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Maungatapu Marae may be on the move as climate change hits

Natasha Hill

Iconic 143-year-old marae under threat

Public Interest Journalism funded through NZ On Air

Climate change is threatening an iconic 143-year-old marae in Tauranga.

Maungatapu Marae sits in the valley of Maungatapu on waterfront land facing Rangataua Bay and has been there since the 1880s.

Ngāti Hē kaumātua Peter Ririnui said rising sea levels at the waterfront, increasing rainfall and storms and the water runoff from the hill above them were only some of the climate issues they were facing.

“Certainly, what’s become obvious is the impact of tides on us… what we are having to be concerned about with regard to how long we can actually stay here before we have to move because of the rise of the water.”

Ririnui said they would have to relocate the marae within the next thirty years, but their biggest worry was where to move it - it might have to be on the land of another hapū.

Tauranga City Council has had assessments of coastal erosion and harbour inundation carried out, including projections about what changes are likely to occur by the 2070-2080 period.

It has made maps covering the area publicly available, identifying what land is potentially at risk of instability, flooding and erosion by the sea.

Storms increase the risks.

High tide at Maungatapu Marae. Photo / Alex Cairns

For the marae in 2070-2080, they indicate land in front eroding and that it will be under 0.2 metres of water.

Ririnui said key organisations, including the council, met with the hapū 15 years ago.

He admits there was no hapū member that wanted to take the lead.

The mayor at the time, Stuart Crosby, was part of the talks.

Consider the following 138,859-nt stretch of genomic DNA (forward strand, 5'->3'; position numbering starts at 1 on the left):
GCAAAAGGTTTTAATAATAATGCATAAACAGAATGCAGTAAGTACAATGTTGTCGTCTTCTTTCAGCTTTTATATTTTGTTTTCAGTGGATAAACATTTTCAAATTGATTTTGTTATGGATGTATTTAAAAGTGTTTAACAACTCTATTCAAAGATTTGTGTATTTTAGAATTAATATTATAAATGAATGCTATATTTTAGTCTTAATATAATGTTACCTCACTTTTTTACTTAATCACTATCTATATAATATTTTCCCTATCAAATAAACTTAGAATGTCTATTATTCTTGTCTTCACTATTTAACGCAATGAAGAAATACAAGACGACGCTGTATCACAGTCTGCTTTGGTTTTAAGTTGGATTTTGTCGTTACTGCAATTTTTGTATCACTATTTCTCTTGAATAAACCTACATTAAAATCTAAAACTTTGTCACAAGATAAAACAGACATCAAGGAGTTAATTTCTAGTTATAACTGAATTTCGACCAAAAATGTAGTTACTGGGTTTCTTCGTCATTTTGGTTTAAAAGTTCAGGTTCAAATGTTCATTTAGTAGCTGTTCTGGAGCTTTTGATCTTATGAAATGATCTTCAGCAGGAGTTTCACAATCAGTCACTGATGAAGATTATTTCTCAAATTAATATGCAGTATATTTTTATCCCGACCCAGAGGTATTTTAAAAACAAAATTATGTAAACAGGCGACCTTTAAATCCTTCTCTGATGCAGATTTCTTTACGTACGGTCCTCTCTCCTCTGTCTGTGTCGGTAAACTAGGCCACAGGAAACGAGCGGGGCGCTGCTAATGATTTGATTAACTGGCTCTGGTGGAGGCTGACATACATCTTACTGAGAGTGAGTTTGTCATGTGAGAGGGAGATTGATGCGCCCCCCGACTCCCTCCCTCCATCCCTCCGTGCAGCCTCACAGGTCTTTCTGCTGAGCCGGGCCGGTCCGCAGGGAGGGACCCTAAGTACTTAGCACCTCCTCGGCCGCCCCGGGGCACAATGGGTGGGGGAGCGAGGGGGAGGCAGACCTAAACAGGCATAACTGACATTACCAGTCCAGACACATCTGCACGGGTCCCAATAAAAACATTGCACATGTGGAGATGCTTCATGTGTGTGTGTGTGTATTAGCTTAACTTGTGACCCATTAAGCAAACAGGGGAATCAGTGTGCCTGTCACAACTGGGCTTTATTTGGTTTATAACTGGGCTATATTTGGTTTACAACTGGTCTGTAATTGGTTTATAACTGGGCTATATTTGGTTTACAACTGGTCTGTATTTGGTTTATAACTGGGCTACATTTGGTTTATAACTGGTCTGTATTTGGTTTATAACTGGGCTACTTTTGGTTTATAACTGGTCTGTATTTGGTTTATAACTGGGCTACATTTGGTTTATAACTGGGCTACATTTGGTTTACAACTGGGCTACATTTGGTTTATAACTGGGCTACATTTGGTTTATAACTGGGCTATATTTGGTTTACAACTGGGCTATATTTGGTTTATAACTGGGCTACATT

“Stuart Crosby and his CEO were very keen for us to proceed with some plan, but that never came to fruition. Unfortunately, because of the change of mayors … it became quite hard to push something.”

Now part of the Bay of Plenty Regional Council, Crosby said the marae would need support from central government, local government, and the broader community to move forward.

“It’s been a real wake-up call. Many people have been talking about this for decades, but often to deaf ears, and now I think people realise that we need to do things.

“They won’t be able to manage any form of retreat and relocation on their own, if that is the option. Or they won’t be able to manage protection mechanisms on their own.”

Tauranga City Council commission chairwoman Anne Tolley said in a written statement that issues relating to Maungatapu Marae would require all relevant parties involved to come up with an implementation plan.

She said any plan would be developed alongside tangata whenua and the community.

Ririnui said some hapū members had a meeting with the Tauranga City Council earlier in the year, but he just wanted to see some action.

“[If they could] delegate someone to come and sit with us - maybe then [that could] help us to start formulating a collective of people.”

Aerial photo of Maungatapu Marae in the early 1980s. Photo / Supplied

Hero Image: Wakata Kīngi and Peter Ririnui outside the wharenui at Maungatapu Marae. Photo / Alex Cairns

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